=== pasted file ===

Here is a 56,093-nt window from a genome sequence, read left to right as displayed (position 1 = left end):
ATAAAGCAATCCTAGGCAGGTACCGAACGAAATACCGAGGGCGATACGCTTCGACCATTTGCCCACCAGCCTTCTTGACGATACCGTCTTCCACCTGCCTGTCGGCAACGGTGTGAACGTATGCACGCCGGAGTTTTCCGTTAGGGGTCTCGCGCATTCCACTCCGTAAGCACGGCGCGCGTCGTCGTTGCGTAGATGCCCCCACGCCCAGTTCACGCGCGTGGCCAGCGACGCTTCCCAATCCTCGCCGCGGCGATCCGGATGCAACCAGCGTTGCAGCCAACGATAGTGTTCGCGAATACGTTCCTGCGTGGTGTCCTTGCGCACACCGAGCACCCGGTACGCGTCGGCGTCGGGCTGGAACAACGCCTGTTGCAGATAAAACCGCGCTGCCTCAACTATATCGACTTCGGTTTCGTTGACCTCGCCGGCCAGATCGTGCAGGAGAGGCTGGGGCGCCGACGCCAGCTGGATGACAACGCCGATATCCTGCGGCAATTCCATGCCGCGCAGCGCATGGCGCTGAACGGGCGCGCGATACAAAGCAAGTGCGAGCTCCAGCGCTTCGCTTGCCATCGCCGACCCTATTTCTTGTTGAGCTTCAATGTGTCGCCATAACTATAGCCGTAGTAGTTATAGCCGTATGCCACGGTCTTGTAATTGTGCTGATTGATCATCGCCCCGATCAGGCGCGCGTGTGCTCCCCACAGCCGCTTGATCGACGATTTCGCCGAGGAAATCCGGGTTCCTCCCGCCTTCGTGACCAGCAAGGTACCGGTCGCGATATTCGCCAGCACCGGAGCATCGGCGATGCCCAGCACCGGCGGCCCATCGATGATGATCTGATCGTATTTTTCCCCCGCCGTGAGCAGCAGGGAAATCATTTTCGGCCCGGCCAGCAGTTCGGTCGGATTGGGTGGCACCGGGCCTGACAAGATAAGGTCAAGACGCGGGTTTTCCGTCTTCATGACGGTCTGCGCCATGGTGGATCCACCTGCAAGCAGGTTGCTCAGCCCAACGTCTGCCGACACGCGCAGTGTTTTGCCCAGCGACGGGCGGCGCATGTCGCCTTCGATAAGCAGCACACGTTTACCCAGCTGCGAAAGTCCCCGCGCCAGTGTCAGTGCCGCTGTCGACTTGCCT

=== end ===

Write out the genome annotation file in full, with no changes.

Here is a 56,093-nt window from a genome sequence, read left to right as displayed (position 1 = left end):
ATAAAGCAATCCTAGGCAGGTACCGAACGAAATACCGAGGGCGATACGCTTCGACCATTTGCCCACCAGCCTTCTTGACGATACCGTCTTCCACCTGCCTGTCGGCAACGGTGTGAACGTATGCACGCCGGAGTTTTCCGTTAGGGGTCTCGCGCATTCCACTCCGTAAGCACGGCGCGCGTCGTCGTTGCGTAGATGCCCCCACGCCCAGTTCACGCGCGTGGCCAGCGACGCTTCCCAATCCTCGCCGCGGCGATCCGGATGCAACCAGCGTTGCAGCCAACGATAGTGTTCGCGAATACGTTCCTGCGTGGTGTCCTTGCGCACACCGAGCACCCGGTACGCGTCGGCGTCGGGCTGGAACAACGCCTGTTGCAGATAAAACCGCGCTGCCTCAACTATATCGACTTCGGTTTCGTTGACCTCGCCGGCCAGATCGTGCAGGAGAGGCTGGGGCGCCGACGCCAGCTGGATGACAACGCCGATATCCTGCGGCAATTCCATGCCGCGCAGCGCATGGCGCTGAACGGGCGCGCGATACAAAGCAAGTGCGAGCTCCAGCGCTTCGCTTGCCATCGCCGACCCTATTTCTTGTTGAGCTTCAATGTGTCGCCATAACTATAGCCGTAGTAGTTATAGCCGTATGCCACGGTCTTGTAATTGTGCTGATTGATCATCGCCCCGATCAGGCGCGCGTGTGCTCCCCACAGCCGCTTGATCGACGATTTCGCCGAGGAAATCCGGGTTCCTCCCGCCTTCGTGACCAGCAAGGTACCGGTCGCGATATTCGCCAGCACCGGAGCATCGGCGATGCCCAGCACCGGCGGCCCATCGATGATGATCTGATCGTATTTTTCCCCCGCCGTGAGCAGCAGGGAAATCATTTTCGGCCCGGCCAGCAGTTCGGTCGGATTGGGTGGCACCGGGCCTGACAAGATAAGGTCAAGACGCGGGTTTTCCGTCTTCATGACGGTCTGCGCCATGGTGGATCCACCTGCAAGCAGGTTGCTCAGCCCAACGTCTGCCGACACGCGCAGTGTTTTGCCCAGCGACGGGCGGCGCATGTCGCCTTCGATAAGCAGCACACGTTTACCCAGCTGCGAAAGTCCCCGCGCCAGTGTCAGTGCCGCTGTCGACTTGCCT